Southern Counties Veterinary Specialists 01425 485615

Hepatic Intervention Services

Hepatic Intervention Services

Intrahepatic Shunts

Interventional direct intrahepatic shunt embolisation

Hepatic shunts represent an abnormal direct connection between the portal system (draining the intestinal tract) and the caudal vena cava. In the normal circumstance, the liver is positioned in-between these two vessels and 'cleans' the blood. In patients with hepatic shunts, blood from the gastrointestinal tract containing toxins and bacteria can directly enter the systemic circulation causing various problems. Many long-term complications arise in patients with untreated hepatic (portosystemic) shunts. Examples are ‘hepatic’ encephalopathy, GI bleeding, urinary tract stones, liver tumours, hepato-pulmonary syndrome, pulmonary hypertension, etc.

Most shunt vessels are positioned extrahepatic and the treatment of choice for these patients is surgical closure of the abnormal vessel. However, in some patients (especially large breed dogs) the shunt vessel can be positioned within the liver. This makes it very difficult to access and close.

Minimally invasive techniques have been described for the treatment of intrahepatic portosystemic shunts. The commonly offered ‘stent and coil’ technique does not close the shunt itself, it embolises the vein draining the shunt. Often complete closure is not possible with this technique and it carries the risk of new shunt connections forming. Many patients may therefore still need to stay on medical management following ‘stent and coil’ intervention. Long-term closure is, however, key for successful management of patients with intrahepatic shunts. For more detailed explanations, read more about intrahepatic shunts.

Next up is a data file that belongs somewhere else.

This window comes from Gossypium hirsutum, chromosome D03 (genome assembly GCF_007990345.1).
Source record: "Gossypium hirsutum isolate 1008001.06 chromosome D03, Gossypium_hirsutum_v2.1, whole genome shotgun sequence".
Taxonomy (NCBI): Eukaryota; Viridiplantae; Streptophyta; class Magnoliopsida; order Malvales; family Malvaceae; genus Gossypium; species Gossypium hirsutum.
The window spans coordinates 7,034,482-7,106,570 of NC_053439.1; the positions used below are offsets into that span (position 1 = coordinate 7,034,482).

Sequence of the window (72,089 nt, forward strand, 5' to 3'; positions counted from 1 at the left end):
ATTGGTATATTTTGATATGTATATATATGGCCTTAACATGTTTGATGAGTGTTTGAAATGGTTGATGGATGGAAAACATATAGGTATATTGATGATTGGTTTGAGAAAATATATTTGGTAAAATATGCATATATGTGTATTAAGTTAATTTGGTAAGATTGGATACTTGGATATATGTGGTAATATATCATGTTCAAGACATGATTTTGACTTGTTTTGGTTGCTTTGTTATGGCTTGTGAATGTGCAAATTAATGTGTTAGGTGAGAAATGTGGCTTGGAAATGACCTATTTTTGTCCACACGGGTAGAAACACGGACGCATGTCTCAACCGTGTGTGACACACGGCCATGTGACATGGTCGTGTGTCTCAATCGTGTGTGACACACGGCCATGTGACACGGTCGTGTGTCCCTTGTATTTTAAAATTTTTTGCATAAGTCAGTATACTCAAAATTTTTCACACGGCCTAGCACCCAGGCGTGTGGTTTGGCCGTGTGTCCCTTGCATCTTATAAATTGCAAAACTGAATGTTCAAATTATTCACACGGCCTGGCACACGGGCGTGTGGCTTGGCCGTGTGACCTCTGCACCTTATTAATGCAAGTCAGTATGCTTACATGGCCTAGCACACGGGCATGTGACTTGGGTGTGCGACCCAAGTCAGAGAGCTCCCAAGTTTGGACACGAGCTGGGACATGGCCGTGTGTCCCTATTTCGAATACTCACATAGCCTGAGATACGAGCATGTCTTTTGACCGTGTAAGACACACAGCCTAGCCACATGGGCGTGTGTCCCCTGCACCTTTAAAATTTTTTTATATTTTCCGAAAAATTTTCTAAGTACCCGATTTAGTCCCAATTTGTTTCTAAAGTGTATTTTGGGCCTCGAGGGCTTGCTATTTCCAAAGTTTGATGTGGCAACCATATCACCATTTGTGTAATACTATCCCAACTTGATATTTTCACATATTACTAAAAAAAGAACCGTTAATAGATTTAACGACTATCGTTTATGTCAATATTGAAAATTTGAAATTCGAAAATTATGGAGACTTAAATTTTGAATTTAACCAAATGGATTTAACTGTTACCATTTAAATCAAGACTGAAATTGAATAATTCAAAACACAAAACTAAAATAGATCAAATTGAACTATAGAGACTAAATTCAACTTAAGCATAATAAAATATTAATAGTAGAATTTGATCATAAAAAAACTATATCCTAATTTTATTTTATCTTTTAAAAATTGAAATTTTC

Prof. Matthias Schneider at the University of Giessen, Germany has developed an innovative method which allows complete closure of the intrahepatic shunt in the majority of patients – even in those with only very little portal vessels. The combination of direct shunt embolization with an antithrombotic protocol protracting closure over several months makes this possible. The method is technically difficult and requires a lot of interventional experience. The Cardiology Team at SCVS headed by Tobi Wagner has that expertise and we are very proud that we were able setting up a cooperation with Matthias Schneider who is professor at the University of Giessen, Germany for training our team at SCVS to establish this technique at SCVS and in the UK.

Key facts

  • Superior way of intrahepatic shunt closure
  • Very good long-term outcome which is key
  • SCVS is the only referral centre in the UK which offers this novel way.

Patients can be booked directly for the intervention if adequate diagnostics (AngioCT and blood tests) have been performed elsewhere.

Referring vets - Please contact SCVS on +44 (0)1425 485615 and ask to speak with Darren Kelly or Tobias Wagner if you have a patient which may be suitable.

Underlined – external/internal links

Coil in position following minimal invasive direct Shunt embolisationstyle






More Info about Intrahepatic Shunts
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